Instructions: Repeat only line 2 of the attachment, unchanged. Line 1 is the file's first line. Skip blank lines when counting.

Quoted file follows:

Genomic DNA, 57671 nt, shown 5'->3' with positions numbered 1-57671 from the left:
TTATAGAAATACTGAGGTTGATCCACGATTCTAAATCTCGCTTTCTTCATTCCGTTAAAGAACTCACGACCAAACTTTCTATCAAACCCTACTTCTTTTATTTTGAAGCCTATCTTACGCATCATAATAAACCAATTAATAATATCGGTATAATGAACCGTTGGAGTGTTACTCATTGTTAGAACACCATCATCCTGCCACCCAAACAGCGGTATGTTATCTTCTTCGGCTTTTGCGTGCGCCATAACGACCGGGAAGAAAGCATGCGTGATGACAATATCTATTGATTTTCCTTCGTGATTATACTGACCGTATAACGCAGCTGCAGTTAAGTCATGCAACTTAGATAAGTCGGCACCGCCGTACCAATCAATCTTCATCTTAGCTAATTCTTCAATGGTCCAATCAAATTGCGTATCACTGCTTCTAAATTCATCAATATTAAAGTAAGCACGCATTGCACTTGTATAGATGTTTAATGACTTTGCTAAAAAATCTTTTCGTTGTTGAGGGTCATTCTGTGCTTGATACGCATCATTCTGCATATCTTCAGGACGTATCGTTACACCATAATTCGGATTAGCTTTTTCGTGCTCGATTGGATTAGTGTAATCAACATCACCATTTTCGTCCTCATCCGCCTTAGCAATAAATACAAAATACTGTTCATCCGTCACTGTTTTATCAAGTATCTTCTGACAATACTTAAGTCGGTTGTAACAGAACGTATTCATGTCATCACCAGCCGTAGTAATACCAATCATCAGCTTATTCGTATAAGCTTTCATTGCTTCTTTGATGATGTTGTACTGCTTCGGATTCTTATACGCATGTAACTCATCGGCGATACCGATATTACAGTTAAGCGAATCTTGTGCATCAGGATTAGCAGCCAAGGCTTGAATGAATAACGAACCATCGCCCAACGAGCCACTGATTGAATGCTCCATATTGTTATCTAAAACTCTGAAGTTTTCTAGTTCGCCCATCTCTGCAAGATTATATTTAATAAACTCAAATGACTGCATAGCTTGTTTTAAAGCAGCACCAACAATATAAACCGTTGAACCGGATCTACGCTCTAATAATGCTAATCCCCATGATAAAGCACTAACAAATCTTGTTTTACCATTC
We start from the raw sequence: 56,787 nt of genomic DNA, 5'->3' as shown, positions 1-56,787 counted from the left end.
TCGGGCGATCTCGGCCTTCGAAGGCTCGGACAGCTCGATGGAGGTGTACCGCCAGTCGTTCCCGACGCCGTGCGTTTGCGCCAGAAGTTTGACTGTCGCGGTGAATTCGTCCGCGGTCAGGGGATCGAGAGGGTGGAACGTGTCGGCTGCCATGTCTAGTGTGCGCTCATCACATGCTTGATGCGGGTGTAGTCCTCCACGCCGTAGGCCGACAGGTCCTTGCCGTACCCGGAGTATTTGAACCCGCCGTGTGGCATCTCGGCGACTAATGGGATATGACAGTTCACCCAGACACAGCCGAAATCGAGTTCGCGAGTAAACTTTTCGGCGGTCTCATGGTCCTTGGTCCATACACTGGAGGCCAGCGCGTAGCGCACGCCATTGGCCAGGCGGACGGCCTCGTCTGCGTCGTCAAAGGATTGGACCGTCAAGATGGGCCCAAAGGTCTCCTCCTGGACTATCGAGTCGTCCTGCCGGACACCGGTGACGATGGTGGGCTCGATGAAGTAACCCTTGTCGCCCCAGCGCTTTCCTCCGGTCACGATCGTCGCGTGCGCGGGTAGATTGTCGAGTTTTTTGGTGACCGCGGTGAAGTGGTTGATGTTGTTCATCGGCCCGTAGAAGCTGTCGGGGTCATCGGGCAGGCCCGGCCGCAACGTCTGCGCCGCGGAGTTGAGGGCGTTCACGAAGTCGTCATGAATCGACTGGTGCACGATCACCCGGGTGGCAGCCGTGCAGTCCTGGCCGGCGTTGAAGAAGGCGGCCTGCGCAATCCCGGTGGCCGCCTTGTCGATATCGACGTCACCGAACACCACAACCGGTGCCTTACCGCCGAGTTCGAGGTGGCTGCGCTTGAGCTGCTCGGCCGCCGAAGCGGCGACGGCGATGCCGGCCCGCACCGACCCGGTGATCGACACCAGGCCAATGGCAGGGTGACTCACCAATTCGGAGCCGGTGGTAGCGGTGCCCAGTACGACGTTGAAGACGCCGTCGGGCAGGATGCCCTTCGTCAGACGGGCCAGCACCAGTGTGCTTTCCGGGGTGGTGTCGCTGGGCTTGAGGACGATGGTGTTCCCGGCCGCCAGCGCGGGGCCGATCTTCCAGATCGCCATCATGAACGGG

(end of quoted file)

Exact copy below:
TTATAGAAATACTGAGGTTGATCCACGATTCTAAATCTCGCTTTCTTCATTCCGTTAAAGAACTCACGACCAAACTTTCTATCAAACCCTACTTCTTTTATTTTGAAGCCTATCTTACGCATCATAATAAACCAATTAATAATATCGGTATAATGAACCGTTGGAGTGTTACTCATTGTTAGAACACCATCATCCTGCCACCCAAACAGCGGTATGTTATCTTCTTCGGCTTTTGCGTGCGCCATAACGACCGGGAAGAAAGCATGCGTGATGACAATATCTATTGATTTTCCTTCGTGATTATACTGACCGTATAACGCAGCTGCAGTTAAGTCATGCAACTTAGATAAGTCGGCACCGCCGTACCAATCAATCTTCATCTTAGCTAATTCTTCAATGGTCCAATCAAATTGCGTATCACTGCTTCTAAATTCATCAATATTAAAGTAAGCACGCATTGCACTTGTATAGATGTTTAATGACTTTGCTAAAAAATCTTTTCGTTGTTGAGGGTCATTCTGTGCTTGATACGCATCATTCTGCATATCTTCAGGACGTATCGTTACACCATAATTCGGATTAGCTTTTTCGTGCTCGATTGGATTAGTGTAATCAACATCACCATTTTCGTCCTCATCCGCCTTAGCAATAAATACAAAATACTGTTCATCCGTCACTGTTTTATCAAGTATCTTCTGACAATACTTAAGTCGGTTGTAACAGAACGTATTCATGTCATCACCAGCCGTAGTAATACCAATCATCAGCTTATTCGTATAAGCTTTCATTGCTTCTTTGATGATGTTGTACTGCTTCGGATTCTTATACGCATGTAACTCATCGGCGATACCGATATTACAGTTAAGCGAATCTTGTGCATCAGGATTAGCAGCCAAGGCTTGAATGAATAACGAACCATCGCCCAACGAGCCACTGATTGAATGCTCCATATTGTTATCTAAAACTCTGAAGTTTTCTAGTTCGCCCATCTCTGCAAGATTATATTTAATAAACTCAAATGACTGCATAGCTTGTTTTAAAGCAGCACCAACAATATAAACCGTTGAACCGGATCTACGCTCTAATAATGCTAATCCCCATGATAAAGCACTAACAAATCTTGTTTTACCATTC